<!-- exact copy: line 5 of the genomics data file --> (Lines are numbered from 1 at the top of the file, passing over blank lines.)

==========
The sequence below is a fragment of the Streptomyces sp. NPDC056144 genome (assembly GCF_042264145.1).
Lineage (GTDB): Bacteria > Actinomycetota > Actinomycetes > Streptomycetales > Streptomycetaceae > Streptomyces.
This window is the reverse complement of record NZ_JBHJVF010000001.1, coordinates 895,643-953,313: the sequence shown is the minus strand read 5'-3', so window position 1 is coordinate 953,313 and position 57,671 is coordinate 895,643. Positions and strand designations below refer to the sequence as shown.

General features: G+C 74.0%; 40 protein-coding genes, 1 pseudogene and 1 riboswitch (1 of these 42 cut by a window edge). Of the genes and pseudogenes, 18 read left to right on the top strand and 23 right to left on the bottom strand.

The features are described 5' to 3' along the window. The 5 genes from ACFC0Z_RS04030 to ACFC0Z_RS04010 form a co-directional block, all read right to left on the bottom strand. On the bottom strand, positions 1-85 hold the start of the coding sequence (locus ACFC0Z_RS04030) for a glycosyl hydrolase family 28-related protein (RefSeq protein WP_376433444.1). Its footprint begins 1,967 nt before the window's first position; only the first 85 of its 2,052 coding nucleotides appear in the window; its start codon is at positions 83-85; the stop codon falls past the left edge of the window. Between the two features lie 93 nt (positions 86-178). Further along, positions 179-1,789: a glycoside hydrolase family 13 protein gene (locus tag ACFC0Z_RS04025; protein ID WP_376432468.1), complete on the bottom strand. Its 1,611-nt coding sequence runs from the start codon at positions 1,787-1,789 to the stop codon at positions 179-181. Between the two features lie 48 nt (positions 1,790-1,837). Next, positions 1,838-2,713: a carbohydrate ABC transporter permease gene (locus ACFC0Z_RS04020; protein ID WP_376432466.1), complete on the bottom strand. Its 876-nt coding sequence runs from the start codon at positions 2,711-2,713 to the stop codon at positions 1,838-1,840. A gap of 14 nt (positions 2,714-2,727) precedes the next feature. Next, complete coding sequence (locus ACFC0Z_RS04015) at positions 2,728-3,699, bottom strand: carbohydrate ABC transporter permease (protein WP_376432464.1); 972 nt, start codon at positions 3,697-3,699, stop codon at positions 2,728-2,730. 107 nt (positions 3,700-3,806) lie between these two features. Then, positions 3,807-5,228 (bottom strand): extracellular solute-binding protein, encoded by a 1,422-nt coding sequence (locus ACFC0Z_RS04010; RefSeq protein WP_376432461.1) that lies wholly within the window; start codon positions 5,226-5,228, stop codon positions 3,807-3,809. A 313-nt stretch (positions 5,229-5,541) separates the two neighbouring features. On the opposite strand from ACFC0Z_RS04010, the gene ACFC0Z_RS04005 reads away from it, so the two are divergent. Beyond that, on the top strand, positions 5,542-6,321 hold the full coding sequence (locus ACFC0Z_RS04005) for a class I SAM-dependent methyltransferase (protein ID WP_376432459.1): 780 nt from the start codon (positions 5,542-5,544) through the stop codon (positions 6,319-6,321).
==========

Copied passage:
The features are described 5' to 3' along the window. The 5 genes from ACFC0Z_RS04030 to ACFC0Z_RS04010 form a co-directional block, all read right to left on the bottom strand. On the bottom strand, positions 1-85 hold the start of the coding sequence (locus ACFC0Z_RS04030) for a glycosyl hydrolase family 28-related protein (RefSeq protein WP_376433444.1). Its footprint begins 1,967 nt before the window's first position; only the first 85 of its 2,052 coding nucleotides appear in the window; its start codon is at positions 83-85; the stop codon falls past the left edge of the window. Between the two features lie 93 nt (positions 86-178). Further along, positions 179-1,789: a glycoside hydrolase family 13 protein gene (locus tag ACFC0Z_RS04025; protein ID WP_376432468.1), complete on the bottom strand. Its 1,611-nt coding sequence runs from the start codon at positions 1,787-1,789 to the stop codon at positions 179-181. Between the two features lie 48 nt (positions 1,790-1,837). Next, positions 1,838-2,713: a carbohydrate ABC transporter permease gene (locus ACFC0Z_RS04020; protein ID WP_376432466.1), complete on the bottom strand. Its 876-nt coding sequence runs from the start codon at positions 2,711-2,713 to the stop codon at positions 1,838-1,840. A gap of 14 nt (positions 2,714-2,727) precedes the next feature. Next, complete coding sequence (locus ACFC0Z_RS04015) at positions 2,728-3,699, bottom strand: carbohydrate ABC transporter permease (protein WP_376432464.1); 972 nt, start codon at positions 3,697-3,699, stop codon at positions 2,728-2,730. 107 nt (positions 3,700-3,806) lie between these two features. Then, positions 3,807-5,228 (bottom strand): extracellular solute-binding protein, encoded by a 1,422-nt coding sequence (locus ACFC0Z_RS04010; RefSeq protein WP_376432461.1) that lies wholly within the window; start codon positions 5,226-5,228, stop codon positions 3,807-3,809. A 313-nt stretch (positions 5,229-5,541) separates the two neighbouring features. On the opposite strand from ACFC0Z_RS04010, the gene ACFC0Z_RS04005 reads away from it, so the two are divergent. Beyond that, on the top strand, positions 5,542-6,321 hold the full coding sequence (locus ACFC0Z_RS04005) for a class I SAM-dependent methyltransferase (protein ID WP_376432459.1): 780 nt from the start codon (positions 5,542-5,544) through the stop codon (positions 6,319-6,321).